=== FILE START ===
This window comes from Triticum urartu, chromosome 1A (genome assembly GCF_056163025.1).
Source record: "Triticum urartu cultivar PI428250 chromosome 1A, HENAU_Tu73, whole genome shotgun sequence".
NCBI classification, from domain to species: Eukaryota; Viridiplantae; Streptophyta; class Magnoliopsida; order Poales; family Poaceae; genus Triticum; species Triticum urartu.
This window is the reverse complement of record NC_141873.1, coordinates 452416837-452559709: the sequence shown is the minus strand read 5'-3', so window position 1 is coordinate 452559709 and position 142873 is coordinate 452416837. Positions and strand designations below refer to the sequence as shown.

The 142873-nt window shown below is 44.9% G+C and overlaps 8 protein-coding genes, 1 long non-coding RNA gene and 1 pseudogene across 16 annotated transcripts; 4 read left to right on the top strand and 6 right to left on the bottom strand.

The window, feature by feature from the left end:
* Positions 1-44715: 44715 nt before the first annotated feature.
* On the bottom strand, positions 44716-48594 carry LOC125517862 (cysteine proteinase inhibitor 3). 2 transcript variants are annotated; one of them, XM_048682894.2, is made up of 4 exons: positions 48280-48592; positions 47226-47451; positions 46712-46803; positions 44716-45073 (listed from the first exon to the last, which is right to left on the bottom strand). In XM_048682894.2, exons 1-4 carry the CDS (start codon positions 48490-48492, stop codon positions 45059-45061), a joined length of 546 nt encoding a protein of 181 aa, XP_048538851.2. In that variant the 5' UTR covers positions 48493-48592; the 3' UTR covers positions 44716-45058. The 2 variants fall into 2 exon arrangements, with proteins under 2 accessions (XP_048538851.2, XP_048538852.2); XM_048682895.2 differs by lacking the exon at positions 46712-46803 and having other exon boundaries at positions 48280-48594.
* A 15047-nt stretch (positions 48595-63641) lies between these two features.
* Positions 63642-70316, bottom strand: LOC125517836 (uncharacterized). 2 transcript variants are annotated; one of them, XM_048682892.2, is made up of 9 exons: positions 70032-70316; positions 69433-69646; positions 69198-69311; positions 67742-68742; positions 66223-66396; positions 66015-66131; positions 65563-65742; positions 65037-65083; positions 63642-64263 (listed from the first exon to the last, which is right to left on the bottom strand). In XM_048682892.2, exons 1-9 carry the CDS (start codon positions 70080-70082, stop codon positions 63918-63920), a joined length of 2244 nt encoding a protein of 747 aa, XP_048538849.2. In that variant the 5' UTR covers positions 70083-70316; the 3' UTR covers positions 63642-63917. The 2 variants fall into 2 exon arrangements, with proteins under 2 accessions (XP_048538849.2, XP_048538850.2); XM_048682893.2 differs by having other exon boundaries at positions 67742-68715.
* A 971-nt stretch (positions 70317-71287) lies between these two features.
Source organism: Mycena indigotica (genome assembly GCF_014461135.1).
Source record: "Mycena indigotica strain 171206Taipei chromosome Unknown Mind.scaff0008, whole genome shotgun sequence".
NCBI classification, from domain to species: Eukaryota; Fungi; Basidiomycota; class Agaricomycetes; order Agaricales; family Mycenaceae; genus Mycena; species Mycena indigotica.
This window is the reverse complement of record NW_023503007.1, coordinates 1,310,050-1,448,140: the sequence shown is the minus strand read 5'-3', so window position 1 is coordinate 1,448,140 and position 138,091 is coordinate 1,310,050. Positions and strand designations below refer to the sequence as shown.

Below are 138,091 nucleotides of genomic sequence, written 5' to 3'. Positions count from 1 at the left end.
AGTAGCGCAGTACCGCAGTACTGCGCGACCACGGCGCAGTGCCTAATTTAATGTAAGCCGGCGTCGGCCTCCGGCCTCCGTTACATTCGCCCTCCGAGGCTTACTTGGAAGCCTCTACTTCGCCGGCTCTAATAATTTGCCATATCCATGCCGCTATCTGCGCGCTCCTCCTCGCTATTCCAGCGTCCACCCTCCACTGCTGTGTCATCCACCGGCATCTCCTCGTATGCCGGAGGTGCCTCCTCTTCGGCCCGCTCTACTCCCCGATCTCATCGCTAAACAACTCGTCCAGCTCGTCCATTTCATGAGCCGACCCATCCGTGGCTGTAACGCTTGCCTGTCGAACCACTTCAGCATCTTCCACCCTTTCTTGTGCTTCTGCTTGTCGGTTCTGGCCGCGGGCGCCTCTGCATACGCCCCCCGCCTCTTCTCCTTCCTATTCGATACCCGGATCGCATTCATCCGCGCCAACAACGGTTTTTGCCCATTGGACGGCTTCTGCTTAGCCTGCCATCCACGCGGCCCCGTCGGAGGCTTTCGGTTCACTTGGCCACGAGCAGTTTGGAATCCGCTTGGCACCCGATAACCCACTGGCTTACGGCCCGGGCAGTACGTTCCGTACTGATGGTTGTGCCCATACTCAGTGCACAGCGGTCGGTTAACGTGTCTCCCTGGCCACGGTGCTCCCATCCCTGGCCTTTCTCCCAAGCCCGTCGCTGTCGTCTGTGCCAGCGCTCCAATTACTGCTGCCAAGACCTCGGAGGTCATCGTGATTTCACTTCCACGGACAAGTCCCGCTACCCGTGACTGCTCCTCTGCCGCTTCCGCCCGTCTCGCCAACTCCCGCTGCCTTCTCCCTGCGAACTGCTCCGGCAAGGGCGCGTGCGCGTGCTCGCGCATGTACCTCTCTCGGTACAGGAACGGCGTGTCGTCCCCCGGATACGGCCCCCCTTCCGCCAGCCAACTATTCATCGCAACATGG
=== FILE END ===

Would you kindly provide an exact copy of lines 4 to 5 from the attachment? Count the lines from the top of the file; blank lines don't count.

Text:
This window is the reverse complement of record NC_141873.1, coordinates 452416837-452559709: the sequence shown is the minus strand read 5'-3', so window position 1 is coordinate 452559709 and position 142873 is coordinate 452416837. Positions and strand designations below refer to the sequence as shown.

The 142873-nt window shown below is 44.9% G+C and overlaps 8 protein-coding genes, 1 long non-coding RNA gene and 1 pseudogene across 16 annotated transcripts; 4 read left to right on the top strand and 6 right to left on the bottom strand.